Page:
Virginia Attorney General Jason Miyares joined a coalition of attorneys general from 54 U.S. states and territories urging Congress to study how artificial intelligence (AI) is being used to create child sexual abuse material (CSAM) and to introduce legislation to make it easy to prosecute such crimes.
“AI use in the production of child sexual abuse materials is becoming increasingly prevalent. We are in a race against the clock to establish strong legal boundaries and protections that encompass artificial intelligence technologies and, more importantly, protect the safety and innocence of our children," Mr. Miyares said in a statement.
Mr. Miyares and the other attorneys general said they are deeply concerned for the safety of children in their respective states and territories.
“We also have a responsibility to hold accountable those who seek to harm children in our States and territories. And while internet crimes against children are already being actively prosecuted, we are concerned that AI is creating a new frontier for abuse that makes such prosecution more difficult,” the letter states.
Because AI-generated technology is advancing at a fast pace and laws have not been able to keep up, in June, Mr. Miyares led 23 state attorneys general in urging the National Telecommunications and Information Administration to advance artificial intelligence governance policies.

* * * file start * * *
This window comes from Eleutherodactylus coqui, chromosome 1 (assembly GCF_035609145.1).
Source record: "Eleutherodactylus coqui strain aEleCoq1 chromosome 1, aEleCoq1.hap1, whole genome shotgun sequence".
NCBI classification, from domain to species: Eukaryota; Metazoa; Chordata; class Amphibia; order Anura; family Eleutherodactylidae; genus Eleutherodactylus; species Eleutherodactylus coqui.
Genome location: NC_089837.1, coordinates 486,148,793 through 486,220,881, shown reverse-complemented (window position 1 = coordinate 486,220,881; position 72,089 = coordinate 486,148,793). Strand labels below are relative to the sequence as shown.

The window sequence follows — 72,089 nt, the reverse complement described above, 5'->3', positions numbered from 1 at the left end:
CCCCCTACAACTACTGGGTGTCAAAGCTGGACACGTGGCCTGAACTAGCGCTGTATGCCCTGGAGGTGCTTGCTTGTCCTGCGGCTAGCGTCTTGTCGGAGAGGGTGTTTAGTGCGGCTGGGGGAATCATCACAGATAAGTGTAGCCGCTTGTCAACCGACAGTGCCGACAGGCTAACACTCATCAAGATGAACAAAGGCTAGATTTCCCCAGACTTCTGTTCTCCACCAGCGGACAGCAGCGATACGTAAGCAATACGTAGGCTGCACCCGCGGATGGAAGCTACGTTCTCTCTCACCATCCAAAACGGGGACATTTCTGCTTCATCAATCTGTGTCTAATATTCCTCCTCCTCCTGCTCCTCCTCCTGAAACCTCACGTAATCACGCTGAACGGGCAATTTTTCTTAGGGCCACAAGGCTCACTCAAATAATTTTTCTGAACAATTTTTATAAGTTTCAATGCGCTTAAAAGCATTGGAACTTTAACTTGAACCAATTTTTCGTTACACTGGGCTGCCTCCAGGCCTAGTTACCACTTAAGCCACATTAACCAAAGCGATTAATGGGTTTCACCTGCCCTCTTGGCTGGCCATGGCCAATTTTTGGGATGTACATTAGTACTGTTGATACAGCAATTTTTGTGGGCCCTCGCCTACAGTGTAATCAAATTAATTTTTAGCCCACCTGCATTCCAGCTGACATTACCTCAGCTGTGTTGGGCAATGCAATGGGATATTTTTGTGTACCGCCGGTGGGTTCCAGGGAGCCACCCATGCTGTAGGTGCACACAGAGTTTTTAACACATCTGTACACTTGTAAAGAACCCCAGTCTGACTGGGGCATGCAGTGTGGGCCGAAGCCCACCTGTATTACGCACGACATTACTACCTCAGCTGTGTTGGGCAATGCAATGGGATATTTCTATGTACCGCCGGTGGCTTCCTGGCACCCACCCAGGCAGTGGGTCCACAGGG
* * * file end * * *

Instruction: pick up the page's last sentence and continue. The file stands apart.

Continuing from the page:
While some say AI-generated CSAM does not victimize real children, opponents argue that it does cause harm, because viewing child pornography often leads to the viewer abusing a child in real life.
Types of AI-Generated CSAMIn their letter, the attorneys general cite three types of AI-generated CSAM.
One type uses the likeness of a real child who has not been sexually abused but whose image is digitally altered to show depictions of abuse. A second type uses images of a child who was sexually abused, and these images are digitally recreated to show other forms of abuse. A third type uses images that are generated entirely by AI without the image of any real children.
The attorneys general are asking that all forms of AI-generated CSAM be illegal and that the crimes be easily prosecuted.
They are also asking Congress to create laws that “deter and address child exploitation, such as by expanding existing restrictions on CSAM to explicitly cover AI-generated CSAM.”
The nonprofit National Center for Missing and Exploited Children operates a centralized reporting system called CyberTipline, where people can submit incidents of online exploitation.